Along with a 29-mile (47 km) stretch of the Little Tennessee, Fontana Lake also extends across the lower 11 miles (18 km) of the Tuckasegee River (which flows southward from Cherokee and Bryson City) and the lower 5 miles (8.0 km) or so of the Nantahala River, extending into the scenic Nantahala Gorge. Several rapid-flowing mountain streams— some of which drop several thousand feet from the crest of the Great Smokies in just a few miles— empty into Fontana's north shore. The most notable of these streams — Eagle Creek and Hazel Creek — form substantial embayments just upstream from the dam.
North Carolina Highway 28 (which crosses a bridge downstream from the dam) provides the only major road access to the Fontana Dam area. At Deals Gap, 11 miles (18 km) west of the dam, the road intersects U.S. Route 129, which then continues westward to Maryville. East of the dam, NC-28 follows the lake's south shore for about 25 miles (40 km) before intersecting U.S. Route 74.
Fontana Dam is 2,365 feet (721 m) long and 480 feet (146 m) high, making it the tallest dam in the Eastern United States. The dam has a flood storage capacity of 513,965 acre feet (633,966,000 m3), and the combined capacity of its three generators is 293.6 megawatts. Fontana Lake has 238 miles (383 km) of shoreline and 10,230 acres (4,140 ha) of water surface, and its surface elevation varies by 57 feet (17 m) annually.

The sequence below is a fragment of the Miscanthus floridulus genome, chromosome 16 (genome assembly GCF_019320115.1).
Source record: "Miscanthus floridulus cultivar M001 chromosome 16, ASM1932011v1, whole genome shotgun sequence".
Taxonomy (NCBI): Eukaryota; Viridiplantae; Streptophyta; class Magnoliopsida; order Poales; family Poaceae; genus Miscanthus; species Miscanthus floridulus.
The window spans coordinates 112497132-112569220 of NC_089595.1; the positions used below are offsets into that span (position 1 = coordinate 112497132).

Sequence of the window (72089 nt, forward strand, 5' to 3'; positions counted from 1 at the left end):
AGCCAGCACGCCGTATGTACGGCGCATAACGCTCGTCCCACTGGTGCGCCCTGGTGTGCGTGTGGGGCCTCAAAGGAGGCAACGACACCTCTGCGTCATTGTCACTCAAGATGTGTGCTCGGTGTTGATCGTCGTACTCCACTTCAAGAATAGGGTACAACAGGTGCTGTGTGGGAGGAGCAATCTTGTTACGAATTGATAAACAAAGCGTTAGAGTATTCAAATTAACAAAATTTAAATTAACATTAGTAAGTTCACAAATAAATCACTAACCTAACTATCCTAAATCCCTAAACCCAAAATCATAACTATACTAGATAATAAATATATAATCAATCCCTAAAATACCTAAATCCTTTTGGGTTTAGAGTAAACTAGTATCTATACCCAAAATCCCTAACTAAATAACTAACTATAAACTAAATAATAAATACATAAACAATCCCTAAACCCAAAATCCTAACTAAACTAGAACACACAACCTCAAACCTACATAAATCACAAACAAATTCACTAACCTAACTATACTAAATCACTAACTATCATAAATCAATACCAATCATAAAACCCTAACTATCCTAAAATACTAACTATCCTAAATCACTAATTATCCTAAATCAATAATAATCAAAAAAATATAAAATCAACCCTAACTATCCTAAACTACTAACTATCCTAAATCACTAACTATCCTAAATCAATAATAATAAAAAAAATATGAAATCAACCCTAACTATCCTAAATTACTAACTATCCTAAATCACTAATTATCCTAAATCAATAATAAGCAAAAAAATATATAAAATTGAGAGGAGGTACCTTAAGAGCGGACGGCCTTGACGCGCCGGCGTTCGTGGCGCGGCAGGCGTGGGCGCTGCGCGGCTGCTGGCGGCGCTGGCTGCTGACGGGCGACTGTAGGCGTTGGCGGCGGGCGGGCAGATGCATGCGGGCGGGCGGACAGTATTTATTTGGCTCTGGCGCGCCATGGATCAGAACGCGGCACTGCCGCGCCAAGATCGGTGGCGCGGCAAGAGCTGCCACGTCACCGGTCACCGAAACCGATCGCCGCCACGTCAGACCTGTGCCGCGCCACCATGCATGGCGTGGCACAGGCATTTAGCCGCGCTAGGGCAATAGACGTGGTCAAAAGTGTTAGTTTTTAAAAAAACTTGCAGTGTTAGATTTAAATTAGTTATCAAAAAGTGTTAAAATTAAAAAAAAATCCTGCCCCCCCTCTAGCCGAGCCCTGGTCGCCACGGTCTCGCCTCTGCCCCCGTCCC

Background and construction
The Aluminum Company of America (Alcoa) began investigating the Little Tennessee Valley around 1910 in hopes of finding a power source for the massive amounts of electricity needed at its aluminum production operations at nearby Alcoa, Tennessee. In 1913, Alcoa purchased the Tallassee Power Company (now Tapoco), and by 1930 the two entities had completed Cheoah and Calderwood dams, as well as Santeetlah Dam on the Cheoah River. By the mid-1930s, Alcoa had assessed the Fontana site and had purchased the initial 15,000 acres (6,100 ha) for the dam's construction.
In 1935, the Tennessee Valley Authority (TVA), which was concerned with the Little Tennessee's effect on flood control in the greater Tennessee Valley, began negotiating with Alcoa to assume control of the Fontana project. Although Alcoa preferred that TVA build the dam, TVA was unable to get necessary funding for the project until the outbreak of World War II in 1941, when emergency wartime initiatives called for a drastic increase in aluminum production. On August 14, 1941, TVA and ALCOA signed the "Fontana Agreement," which gave TVA possession of Fontana and control over the releases and output of Tapoco's Little Tennessee Valley dams, and in return guaranteed that Alcoa would be the primary benefactor of the dams' electrical output for at least twenty years. The U.S. Congress authorized funding on December 17, 1941, and construction of Fontana Dam began on January 1, 1942.